New York Daily News
Those who keep active and work a basic amount of exercise into their daily routine face fewer COVID-19 risks and symptoms than those who are generally more sedentary, according to a new study examining coronavirus hospitalizations and patients’ activity levels.
Researchers and physicians at Kaiser Permanente in Southern California, the University of California, and San Diego looked at nearly 50,000 adults diagnosed with the fast-spreading illness and compared their exercise routines with how sick they became. They concluded those who achieved at least 150 minutes a week of moderate physical activity — a goal target for adult Americans determined by U.S. Health and Human Services — were significantly less likely to land in the hospital and the intensive care unit.
On the other hand, patients who neglected their daily activities faced an increased chance of severe symptoms and death caused by COVID-19, according to the study, published in the British Journal of Sports Medicine on Tuesday.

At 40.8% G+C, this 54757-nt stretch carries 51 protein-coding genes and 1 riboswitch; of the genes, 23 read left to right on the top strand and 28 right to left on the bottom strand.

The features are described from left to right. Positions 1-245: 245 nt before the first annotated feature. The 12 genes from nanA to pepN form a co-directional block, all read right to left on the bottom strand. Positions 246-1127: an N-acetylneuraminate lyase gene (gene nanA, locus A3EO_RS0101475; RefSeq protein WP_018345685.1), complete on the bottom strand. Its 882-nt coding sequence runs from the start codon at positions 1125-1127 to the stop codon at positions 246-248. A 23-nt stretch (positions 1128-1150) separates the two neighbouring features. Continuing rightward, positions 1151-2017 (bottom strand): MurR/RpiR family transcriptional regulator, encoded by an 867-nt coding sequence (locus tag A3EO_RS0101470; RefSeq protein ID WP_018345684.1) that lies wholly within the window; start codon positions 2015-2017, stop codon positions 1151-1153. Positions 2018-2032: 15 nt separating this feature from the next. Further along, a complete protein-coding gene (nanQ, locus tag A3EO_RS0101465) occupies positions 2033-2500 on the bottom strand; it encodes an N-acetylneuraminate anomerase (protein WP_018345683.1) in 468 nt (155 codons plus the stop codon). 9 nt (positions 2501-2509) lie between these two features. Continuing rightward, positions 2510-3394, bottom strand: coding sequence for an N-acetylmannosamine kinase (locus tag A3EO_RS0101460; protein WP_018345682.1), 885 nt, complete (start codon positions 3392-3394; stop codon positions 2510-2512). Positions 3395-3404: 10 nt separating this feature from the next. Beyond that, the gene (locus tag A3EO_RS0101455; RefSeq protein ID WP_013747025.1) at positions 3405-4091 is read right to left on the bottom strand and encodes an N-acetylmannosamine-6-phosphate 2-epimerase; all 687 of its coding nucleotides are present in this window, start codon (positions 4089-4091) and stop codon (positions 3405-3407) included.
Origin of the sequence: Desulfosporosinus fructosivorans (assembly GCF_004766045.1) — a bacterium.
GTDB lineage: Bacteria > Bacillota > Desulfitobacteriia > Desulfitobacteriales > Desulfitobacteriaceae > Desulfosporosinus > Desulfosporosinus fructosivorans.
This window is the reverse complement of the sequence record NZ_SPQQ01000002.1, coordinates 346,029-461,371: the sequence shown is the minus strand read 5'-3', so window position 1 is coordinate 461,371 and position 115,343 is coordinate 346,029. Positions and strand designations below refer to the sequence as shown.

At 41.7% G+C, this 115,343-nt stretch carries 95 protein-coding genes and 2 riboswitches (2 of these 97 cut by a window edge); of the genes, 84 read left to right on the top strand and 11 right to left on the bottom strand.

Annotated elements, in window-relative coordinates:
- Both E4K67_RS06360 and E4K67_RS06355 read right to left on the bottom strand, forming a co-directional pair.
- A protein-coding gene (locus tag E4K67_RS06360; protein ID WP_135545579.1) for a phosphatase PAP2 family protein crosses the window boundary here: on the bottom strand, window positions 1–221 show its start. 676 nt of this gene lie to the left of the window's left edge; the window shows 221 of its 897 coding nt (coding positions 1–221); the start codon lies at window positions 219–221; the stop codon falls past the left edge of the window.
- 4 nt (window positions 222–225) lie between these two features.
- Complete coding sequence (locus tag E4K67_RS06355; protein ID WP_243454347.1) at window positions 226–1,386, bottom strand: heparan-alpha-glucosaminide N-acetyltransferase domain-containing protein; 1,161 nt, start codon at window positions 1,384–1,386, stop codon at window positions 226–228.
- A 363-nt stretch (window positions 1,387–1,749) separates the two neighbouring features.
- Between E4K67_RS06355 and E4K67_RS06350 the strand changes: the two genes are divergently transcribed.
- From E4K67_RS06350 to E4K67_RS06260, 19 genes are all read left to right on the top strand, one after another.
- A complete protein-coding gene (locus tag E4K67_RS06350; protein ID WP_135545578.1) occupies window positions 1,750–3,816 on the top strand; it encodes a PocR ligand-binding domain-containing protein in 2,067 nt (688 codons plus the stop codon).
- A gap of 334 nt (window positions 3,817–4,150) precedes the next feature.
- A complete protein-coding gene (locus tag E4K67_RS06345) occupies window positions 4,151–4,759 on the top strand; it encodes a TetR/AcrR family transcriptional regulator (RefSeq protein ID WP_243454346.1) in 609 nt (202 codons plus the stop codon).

The research additionally reflected details about each person’s known risk factors for severe coronavirus, including their age, smoking habits, weight and history of things like cancer, diabetes, organ transplants, kidney issues and other serious, underlying conditions.
The World Health Organization guidelines for being active, used by many other nations, mirror those used in the United States. It’s no secret those who are aerobically fit tend to be generally more healthy and, in turn, are significantly less likely to catch colds and other viral infections. They also tend to recover at a quicker rate, primarily because exercise speeds up antibody responses to vaccines.
While much has remained unknown about COVID-19 since it first emerged in the Chinese city of Wuhan in 2019, this study shows it is likely similarly impacted by regular movement and activity.
Researchers and experts also stressed the study does not suggest exercise can take the place of a COVID-19 vaccine and encouraged those with the opportunity to get the shot to do so — regardless of their activity level.
To achieve the target recommended by Health and Human Services, a person needs to exercise about 22 minutes a day.
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